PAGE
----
Enhanced oil recovery promises another revolution equal to that of shale fracking

Samuel Thernstrom:
Just five years ago, almost no one outside the natural gas industry had heard of fracking, even though the basic technologies were not new; today, the shale gas revolution has transformed America’s energy markets, with profound effects for economic growth, competitiveness, security, and environmental quality. In a nation still deeply concerned about its energy future, this extraordinary success story should prompt the question: Can we do it again?

The answer is yes​—​if we correctly understand both the model for innovation that shale gas exemplifies and an opportunity that now exists to emulate the shale model. That opportunity involves exploiting a technique called “enhanced oil recovery” (EOR).

Like fracking on the eve of its success, this concept is virtually unknown to most Americans, yet it rests not on pie-in-the-sky technological dreams but on the application and refinement of proven technologies that companies have been developing for decades. Like fracking, enhanced oil recovery has the potential to recover staggering quantities of hydrocarbons that were previously known but considered inaccessible. As with fracking, the primary players will be the private sector​—​but public policy has a crucial role to play in establishing the necessary conditions and providing the impetus for this market to take off. Most tantalizingly, enhanced oil recovery should be less controversial than fracking, because it also offers the opportunity to radically reduce greenhouse gas emissions from electric power generation (and other industries).
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In fact, the opportunity that enhanced oil recovery offers today is much clearer than that of shale gas in 1976, when President Ford first focused federal attention on its potential. EOR’s core technologies work well, and the market is much more advanced than shale gas was in the 1970s. But a focused public push to expand the market for EOR and bring next-generation technologies forward could still have profound effects on America’s energy future.

Using known and next-generation technologies and processes, enhanced oil recovery could increase domestic oil production​—​mostly from existing wells, not new fields​—​by tens of billions of barrels. Public policies to jump-start this nascent market could significantly enhance our energy security, improve our balance of trade, and generate tens of billions of dollars in revenue for the federal government and trillions in economic activity over the next half-century.

Equally important is the answer offered by EOR to two of the most pressing questions in energy policy: What is the future of coal in this country, and what can the federal government do to reduce the risks of climate change? The answer EOR offers is uniquely compelling: Coal stays in our energy mix while almost all of its carbon gets trapped underground.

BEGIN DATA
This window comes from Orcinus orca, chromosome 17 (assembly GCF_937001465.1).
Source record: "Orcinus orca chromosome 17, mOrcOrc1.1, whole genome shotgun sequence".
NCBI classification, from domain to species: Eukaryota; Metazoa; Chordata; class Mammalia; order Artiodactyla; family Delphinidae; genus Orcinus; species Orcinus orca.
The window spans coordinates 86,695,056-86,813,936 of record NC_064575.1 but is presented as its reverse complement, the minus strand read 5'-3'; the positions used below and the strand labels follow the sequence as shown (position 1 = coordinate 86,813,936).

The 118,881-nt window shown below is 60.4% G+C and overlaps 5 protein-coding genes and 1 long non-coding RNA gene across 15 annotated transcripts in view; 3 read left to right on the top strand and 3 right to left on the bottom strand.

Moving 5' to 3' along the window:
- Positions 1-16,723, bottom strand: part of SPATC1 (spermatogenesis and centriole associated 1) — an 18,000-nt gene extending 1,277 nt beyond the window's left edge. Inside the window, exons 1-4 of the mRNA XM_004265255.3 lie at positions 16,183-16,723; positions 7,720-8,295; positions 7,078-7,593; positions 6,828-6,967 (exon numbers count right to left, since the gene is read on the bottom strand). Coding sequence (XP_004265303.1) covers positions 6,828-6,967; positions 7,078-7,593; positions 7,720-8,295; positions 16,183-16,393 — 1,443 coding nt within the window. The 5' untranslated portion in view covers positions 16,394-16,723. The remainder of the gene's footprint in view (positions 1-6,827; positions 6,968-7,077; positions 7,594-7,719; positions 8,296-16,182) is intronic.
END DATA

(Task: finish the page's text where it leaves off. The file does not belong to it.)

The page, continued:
The key to this opportunity lies in the fact that carbon dioxide is the essential ingredient in enhanced oil recovery operations. And in contrast to EPA’s divisive, expensive, and likely ineffective approach to regulating carbon emissions, EOR would give American companies an opportunity to make money putting carbon dioxide underground while producing oil, making this a wealthier, more productive country with a stronger, more secure energy economy and a cleaner environment.

Drillers have long understood that they leave most of their product in the ground. As oil is pumped, the pressure underground drops and it becomes harder to extract what remains. Typically, only about one-third of the oil in a given location can be economically removed. As a result, many supposedly “depleted” wells actually still contain most of their oil​—​just waiting for a technology that will make it economical to extract it.

In the early 1970s, drillers in west Texas figured out how to do just that, and the remarkable secret to their success was carbon dioxide. Pumping carbon dioxide into depleted wells not only increases the pressure, it also acts as a solvent, helping to separate oil from the cavities in the rock where it is trapped and the water it is often mixed with. This process enables oil companies to extract as much as another third of a site’s oil​—​essentially doubling a well’s productivity.
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There is much more.

This increased efficiency will give producers another way to deal with the reduced price of oil and put even more pressure on OPEC.  Increasing the efficiency of oil production through the use of CO2 injections into wells looks like a win win deal for everyone but the anti energy left and inefficient alternatives.

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